How about starting the New Year with a chicken salad that has a “bang” to it. This chicken is a well-known Sichuan dish and the name means “chicken beaten with a wooden stick”. A theory is if you beat the poached chicken it will expose the fibers in the breast meat so they can absorb the delicious dressing. This recipe suggests smashing the chicken with a wooden spoon and then tearing the chicken meat to shreds. No – I did not beat or smash the chicken but I did tear the meat to shreds with my fingers and worked in some of the dressing – that made sense! I have, however, smacked a cucumber.
This is the best chicken salad you could ever want – there is no mayonnaise, celery or apples. There are layers of flavor beginning with the poached chicken breasts in a garlic/ginger broth and then shredded and tossed with a flavorful sauce made with homemade chili oil, rice vinegar, toasted Sichuan peppercorns and tahini. Sliced English cucumbers give a crispy texture and color and the peanuts provide something crunchy. Just a delightful layering of flavors; salty, sweet, sour, hot and numbing (if you use the Sichuan peppercorns).
This recipe is adapted from Sichuan Chicken Salad by Dawn Yanagihara found in Christopher Kimball’s new magazine “Milk Street” which is his third magazine. Some of you are familiar with America’s Test Kitchen, Cooks Illustrated and Cook’s Country. I have bought some of the cookbooks and subscribed to the magazines in the past but I really like the new format and recipes in this new publication. It is not so “technical” or scientific and is a lot easier to read and understand.
As Christopher states “At Milk Street we introduce a fresh new approach to cooking – the new home cooking. Together, we explore a lively way to cook that’s both simpler and smarter, yet familiar. The new style of cooking is more about layers of flavor, contrast, and combining ingredients in new ways.” This Sichuan Chicken Salad does have all of those qualities.
A new magazine to try for a year…
Tahini and I are not familiar with each other so I spent a little time looking at 6 or more versions at one of my local groceries. Apparently, I bought an unpopular variety even though it was organic and pricey but I did my research after-the-fact! So, I got a little curious about this ingredient and realized the brand could make or break your recipe.
I found an interesting article on Saveur and read that there are two kinds of tahini; light and dark. I am certainly not an expert on tahini – I just like to share my experiences while cooking and the information I find along the way.
Light Tahini is best used in preparations where their pure flavor can shine through and won’t be overpowered by stronger ingredients. “They’re great whisked into classics like hummus, baba ganoush, and halva, as the main component of a sauce for seasoning roasted vegetables, fresh cold salads (like tabbouleh or chopped cucumber, tomato, or bell pepper based dishes), for topping falafel, or for drizzling on grilled or baked fish”. Soom appears to be one of the best examples of a light tahini and sources all their sesame from Humera in Ethiopa.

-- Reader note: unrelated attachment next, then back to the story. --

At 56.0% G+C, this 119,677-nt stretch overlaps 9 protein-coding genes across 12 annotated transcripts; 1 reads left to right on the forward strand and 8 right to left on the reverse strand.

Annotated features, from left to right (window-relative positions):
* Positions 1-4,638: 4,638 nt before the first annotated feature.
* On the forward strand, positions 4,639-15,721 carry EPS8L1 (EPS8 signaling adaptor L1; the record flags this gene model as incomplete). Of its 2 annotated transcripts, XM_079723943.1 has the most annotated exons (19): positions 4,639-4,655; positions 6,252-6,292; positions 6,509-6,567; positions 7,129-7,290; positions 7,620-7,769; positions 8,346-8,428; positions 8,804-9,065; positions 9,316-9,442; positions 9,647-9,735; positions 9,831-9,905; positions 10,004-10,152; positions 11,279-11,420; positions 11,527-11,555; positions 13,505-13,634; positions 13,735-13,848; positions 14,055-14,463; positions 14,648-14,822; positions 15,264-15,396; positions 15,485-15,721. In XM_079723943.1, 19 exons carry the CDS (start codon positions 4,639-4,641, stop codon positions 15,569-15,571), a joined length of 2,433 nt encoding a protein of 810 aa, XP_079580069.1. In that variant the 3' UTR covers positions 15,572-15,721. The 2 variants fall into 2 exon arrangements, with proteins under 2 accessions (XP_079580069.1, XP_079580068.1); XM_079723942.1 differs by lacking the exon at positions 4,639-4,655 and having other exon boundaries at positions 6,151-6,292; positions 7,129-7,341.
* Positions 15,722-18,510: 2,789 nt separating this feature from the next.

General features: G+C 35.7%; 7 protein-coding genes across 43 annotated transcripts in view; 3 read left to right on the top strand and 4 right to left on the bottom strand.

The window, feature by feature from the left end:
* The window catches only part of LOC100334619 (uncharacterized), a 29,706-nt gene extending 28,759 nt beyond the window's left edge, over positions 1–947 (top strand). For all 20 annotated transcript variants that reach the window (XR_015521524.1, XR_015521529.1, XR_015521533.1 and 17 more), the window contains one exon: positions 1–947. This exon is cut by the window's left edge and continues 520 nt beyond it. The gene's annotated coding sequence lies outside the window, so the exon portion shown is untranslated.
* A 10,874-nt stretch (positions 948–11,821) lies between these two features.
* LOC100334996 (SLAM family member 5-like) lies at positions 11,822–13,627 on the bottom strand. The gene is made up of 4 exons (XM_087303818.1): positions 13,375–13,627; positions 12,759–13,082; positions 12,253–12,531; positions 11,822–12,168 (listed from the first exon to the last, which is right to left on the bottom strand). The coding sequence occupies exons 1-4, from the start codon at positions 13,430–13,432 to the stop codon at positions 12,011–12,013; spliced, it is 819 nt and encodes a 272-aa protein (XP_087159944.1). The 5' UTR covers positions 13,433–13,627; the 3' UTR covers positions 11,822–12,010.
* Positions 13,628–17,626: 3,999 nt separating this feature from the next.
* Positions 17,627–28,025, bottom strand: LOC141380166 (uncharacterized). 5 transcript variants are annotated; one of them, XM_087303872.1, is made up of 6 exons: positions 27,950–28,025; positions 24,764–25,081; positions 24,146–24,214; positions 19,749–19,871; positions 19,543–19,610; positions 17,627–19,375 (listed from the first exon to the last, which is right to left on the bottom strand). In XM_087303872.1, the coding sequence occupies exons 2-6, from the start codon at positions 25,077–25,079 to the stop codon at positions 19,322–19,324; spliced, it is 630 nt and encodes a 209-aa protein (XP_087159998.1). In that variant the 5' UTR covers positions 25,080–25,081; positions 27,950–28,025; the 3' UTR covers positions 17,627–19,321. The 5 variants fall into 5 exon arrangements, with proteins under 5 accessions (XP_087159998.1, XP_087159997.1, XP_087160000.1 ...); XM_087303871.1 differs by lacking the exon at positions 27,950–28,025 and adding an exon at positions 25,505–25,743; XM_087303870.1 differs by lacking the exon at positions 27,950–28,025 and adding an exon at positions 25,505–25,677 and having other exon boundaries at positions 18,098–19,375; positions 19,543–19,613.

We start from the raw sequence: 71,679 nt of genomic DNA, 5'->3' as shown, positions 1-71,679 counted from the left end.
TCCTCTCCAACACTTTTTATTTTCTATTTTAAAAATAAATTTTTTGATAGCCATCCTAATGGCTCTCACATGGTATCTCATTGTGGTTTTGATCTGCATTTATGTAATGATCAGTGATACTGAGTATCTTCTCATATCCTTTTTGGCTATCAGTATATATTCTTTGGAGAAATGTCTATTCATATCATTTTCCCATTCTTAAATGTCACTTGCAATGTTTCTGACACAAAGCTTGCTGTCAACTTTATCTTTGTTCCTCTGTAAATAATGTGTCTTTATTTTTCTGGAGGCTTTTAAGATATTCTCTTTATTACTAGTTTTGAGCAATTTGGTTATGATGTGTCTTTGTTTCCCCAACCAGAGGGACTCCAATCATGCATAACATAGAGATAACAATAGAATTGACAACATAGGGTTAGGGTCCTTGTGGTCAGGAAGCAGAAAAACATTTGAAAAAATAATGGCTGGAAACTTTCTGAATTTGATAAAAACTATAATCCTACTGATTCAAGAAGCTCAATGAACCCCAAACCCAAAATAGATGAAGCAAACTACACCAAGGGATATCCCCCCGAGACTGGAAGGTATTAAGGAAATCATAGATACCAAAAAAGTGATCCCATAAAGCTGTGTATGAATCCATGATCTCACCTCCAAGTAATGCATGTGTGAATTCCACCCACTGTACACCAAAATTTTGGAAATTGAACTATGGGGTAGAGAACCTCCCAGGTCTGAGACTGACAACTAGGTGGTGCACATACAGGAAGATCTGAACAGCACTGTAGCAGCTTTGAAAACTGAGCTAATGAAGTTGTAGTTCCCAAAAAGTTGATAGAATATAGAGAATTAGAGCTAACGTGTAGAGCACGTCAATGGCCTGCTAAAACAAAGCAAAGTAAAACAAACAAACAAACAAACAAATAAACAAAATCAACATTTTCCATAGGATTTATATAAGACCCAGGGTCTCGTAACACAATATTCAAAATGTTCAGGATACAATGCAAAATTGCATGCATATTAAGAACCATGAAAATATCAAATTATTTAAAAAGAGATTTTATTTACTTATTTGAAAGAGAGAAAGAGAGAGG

Dark Tahini often has a heartier, coarser texture, a more pronounced bitterness, and more robust flavor. “Use them in baked goods or chocolate confections, brownies, chocolate truffles or hot chocolate, or mixing it into chocolate chip or shortbread cookie dough – or for drizzling on grilled meats, roasted potatoes, or atop spicy dishes”. Al Arz is the recommended tahini by professional chefs such as Yotam Ottolenghi.
Apparently, tahini is one of the latest culinary crazes, according to Zingerman’s Bakehouse. I recently received an email that one of their new classes is “Baking with Tahini”. They source their tahini from Turkey but do not list the brand. All the recipes are desserts so I am assuming a “dark tahini” will be used. Should I sign up for the class as there is one offered every month for the next four months?
Bang-bang Chicken Salad from Sichuan Province, Adapted
- 2 (10-12 oz. bone-in, skin-on split chicken breasts)
- 6 scallions, white parts chopped, green parts thinly sliced on a bias, reserved separately
- 1-inch piece fresh ginger; cut into 4 pieces and smashed
- 2 large garlic cloves, smashed
- 2-1/2 tsp. kosher salt, divided
- 4 cups water
- 1/4 cup dry sherry (optional – I usually add any “optional” ingredients)
- 2 tbsp. chili oil (start with 1 tbsp.; taste and add more if desired)
- 2 tbsp. tahini (read info above)
- 1-1/2 tbsp. white sugar
- 1-1/2 tbsp. toasted sesame oil
- 1 tbsp. soy sauce
- 2 tbsp. unseasoned rice vinegar
- 1 tsp. Sichuan peppercorns (optional) – toasted and finely ground (add to taste)
- 1/8 tsp. cayenne pepper
- 1/2 English cucumber, halved lengthwise, seeded and thinly sliced crosswise on a bias
- 1/3 cup dry-roasted peanuts, chopped
In a large saucepan place the chicken skin side down and add the ginger, garlic, scallion whites, and 1-1/2 tsp. kosher salt. Add the water and sherry to fully submerge the chicken. Bring to a boil, then cover and turn off the heat and let sit until the chicken registers 160°F 15 to 20 minutes. After 20 minutes my chicken breasts registered 140°F so I boiled them a few minutes more. Uncover the pan and let the chicken cool in the liquid for 30 to 45 minutes.
In a small bowl, whisk together the chili oil, tahini, sugar, sesame oil, soy sauce, vinegar, 1 tsp. salt, Sichuan peppercorns, if using and cayenne.
Remove the chicken and discard the skin and bones and transfer to a large bowl. Add 2 tbsp. of the chili oil mixture, then use your fingers to shred the chicken while working it into the dressing. Add the cucumber and 3/4 each of the peanuts and scallion greens. Toss with the remaining dressing until evenly coated.
Transfer to a serving bowl and sprinkle with the remaining peanuts and scallions.
Recipe by cookingwithauntjuju.com